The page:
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Historians Discuss Theodore Roosevelt's Legacy

By Joyce Kryszak

Buffalo, NY – During nearly the century that has past since his presidency, Theodore Roosevelt has inspired dozens of historical examinations and biographies. Many of the people who have penned them were in Buffalo this weekend. The Theodore Roosevelt Inaugural Site hosted a three day symposium called "The Big Stick and the Square Deal: The Presidency of Theodore Roosevelt."

It was a who's who list of America's most sought after historians, authors and presidential scholars. Among them, Pulitzer Prize winning authors Edmund Morris and James MacGregor Burns and many others. But why were they here? And why now?

Douglas Brinkley is the Director for the Eisenhower Center for American Studies, and one of the symposium's presenters. Brinkley says it's fitting that an in-depth discussion of Theodore Roosevelt happen in the place where his legacy began.

"Buffalo was the center of the world for a period of days after William McKinley was assassinated," Brinkley said. "At the Pan American Exposition, a crazed anarchist fired two bullets.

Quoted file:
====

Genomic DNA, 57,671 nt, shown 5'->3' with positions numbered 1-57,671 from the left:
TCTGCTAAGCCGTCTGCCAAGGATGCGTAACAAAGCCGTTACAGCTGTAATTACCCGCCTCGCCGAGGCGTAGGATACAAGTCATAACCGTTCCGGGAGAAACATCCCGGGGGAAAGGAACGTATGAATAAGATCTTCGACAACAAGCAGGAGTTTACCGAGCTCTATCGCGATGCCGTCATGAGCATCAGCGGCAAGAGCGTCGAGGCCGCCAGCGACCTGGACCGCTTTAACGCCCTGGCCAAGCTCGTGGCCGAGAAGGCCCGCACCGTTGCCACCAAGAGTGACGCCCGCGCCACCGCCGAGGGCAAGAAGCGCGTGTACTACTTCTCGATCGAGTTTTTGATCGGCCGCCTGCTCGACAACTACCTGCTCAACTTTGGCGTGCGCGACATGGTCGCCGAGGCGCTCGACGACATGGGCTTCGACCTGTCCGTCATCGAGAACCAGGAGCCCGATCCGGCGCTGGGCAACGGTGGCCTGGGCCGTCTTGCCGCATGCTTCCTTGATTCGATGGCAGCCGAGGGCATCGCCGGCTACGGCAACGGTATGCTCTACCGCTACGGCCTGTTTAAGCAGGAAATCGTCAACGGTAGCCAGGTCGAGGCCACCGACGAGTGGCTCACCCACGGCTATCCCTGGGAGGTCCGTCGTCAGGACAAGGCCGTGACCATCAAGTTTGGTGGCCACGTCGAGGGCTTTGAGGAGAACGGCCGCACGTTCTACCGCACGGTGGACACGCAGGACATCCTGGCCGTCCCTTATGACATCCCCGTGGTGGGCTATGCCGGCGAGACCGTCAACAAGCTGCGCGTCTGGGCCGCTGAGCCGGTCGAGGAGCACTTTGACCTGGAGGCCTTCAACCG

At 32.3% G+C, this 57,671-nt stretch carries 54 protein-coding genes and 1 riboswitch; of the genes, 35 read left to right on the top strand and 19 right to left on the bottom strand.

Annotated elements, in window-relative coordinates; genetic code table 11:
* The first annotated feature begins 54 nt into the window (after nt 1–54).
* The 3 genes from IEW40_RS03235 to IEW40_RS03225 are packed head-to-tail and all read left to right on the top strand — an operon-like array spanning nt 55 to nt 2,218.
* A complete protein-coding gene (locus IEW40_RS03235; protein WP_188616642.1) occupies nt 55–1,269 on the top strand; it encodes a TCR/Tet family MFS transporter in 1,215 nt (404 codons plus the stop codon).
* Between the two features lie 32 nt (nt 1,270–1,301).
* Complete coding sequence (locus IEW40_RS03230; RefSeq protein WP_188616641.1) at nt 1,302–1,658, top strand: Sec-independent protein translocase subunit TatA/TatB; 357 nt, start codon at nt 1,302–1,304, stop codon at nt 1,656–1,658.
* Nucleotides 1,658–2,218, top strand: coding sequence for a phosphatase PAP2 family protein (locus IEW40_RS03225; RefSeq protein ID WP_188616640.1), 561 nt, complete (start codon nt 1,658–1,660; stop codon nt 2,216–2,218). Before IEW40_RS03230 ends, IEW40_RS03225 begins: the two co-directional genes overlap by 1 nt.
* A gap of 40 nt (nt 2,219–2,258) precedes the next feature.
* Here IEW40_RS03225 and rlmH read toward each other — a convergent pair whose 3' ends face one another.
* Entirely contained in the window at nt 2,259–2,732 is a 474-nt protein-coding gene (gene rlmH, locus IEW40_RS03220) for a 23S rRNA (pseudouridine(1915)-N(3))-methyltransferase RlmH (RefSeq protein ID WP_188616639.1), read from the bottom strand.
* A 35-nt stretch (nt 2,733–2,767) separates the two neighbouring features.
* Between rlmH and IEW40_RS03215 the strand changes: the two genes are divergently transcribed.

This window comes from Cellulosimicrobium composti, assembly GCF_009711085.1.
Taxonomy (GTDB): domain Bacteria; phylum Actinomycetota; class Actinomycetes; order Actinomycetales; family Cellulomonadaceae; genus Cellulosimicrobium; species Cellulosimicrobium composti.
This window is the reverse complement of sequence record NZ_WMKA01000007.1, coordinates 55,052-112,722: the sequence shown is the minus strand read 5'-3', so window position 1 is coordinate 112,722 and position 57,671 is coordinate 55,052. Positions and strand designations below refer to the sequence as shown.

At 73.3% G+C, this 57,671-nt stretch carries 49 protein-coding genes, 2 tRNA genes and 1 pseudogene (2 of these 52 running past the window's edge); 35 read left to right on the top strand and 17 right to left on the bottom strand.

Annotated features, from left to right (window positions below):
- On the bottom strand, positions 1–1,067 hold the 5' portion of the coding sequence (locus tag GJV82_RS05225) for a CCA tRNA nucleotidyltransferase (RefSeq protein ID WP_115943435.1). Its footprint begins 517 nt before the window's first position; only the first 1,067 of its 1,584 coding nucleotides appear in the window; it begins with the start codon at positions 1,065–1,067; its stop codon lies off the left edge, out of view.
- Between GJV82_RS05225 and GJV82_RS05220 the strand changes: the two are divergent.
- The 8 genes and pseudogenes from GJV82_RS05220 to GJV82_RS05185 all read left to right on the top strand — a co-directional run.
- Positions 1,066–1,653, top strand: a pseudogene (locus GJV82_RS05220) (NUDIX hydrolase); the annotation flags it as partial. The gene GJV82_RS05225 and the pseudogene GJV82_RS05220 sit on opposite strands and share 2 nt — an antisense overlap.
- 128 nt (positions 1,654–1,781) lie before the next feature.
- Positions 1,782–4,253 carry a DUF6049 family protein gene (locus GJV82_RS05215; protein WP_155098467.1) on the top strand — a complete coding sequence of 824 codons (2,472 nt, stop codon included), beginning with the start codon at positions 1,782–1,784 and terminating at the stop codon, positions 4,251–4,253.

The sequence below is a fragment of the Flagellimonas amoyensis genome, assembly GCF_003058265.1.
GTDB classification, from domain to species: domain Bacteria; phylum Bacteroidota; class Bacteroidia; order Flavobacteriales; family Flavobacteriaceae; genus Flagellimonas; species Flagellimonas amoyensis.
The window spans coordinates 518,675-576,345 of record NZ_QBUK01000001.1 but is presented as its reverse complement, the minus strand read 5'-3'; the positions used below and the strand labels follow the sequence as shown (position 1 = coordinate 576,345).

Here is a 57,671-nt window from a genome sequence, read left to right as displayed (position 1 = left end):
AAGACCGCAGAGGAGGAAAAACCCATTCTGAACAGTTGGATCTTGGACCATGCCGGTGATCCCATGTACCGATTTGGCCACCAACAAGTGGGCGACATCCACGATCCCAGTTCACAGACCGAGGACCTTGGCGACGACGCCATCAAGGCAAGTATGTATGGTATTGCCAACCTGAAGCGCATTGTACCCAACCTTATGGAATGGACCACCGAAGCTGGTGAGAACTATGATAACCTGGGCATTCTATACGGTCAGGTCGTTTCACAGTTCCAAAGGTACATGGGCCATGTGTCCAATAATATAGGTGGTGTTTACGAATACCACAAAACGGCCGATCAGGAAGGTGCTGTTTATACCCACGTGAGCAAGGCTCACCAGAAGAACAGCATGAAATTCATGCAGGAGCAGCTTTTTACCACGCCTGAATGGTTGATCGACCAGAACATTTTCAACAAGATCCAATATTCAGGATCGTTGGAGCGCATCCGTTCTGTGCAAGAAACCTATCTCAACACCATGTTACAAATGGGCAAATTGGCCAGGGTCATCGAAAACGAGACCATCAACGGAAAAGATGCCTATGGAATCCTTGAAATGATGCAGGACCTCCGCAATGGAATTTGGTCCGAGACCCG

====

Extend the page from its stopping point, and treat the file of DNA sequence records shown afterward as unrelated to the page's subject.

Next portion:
"Theodore Roosevelt was in the Adirondacks at the time. He got very primitive telegraph cables, telling him McKinley had been shot and had to make the journey here to Buffalo."

Brinkley says from that day on, the rough rider blazed a trail unlike any other president before him. Teddy was one of the early conservationists, establishing the national forest service, and legislation to protect our national parks and monuments. Brinkley says these radical notions are what best define his presidency.

"He was first and foremost a believer that when you found these jewels in America, that they had to be preserved for parks," Brinkley continued. "He believed the American spirit was based on space. If you lost those wilderness areas, he believed you would be losing something very essential for the embodiment of what it means to be an American."

The centenniel commemoration was originally planned for last year, the true one hundredth anniversary of Roosevelt's innauguration. However, the symposium was postponed and reeorganized after the September 11th tradgey.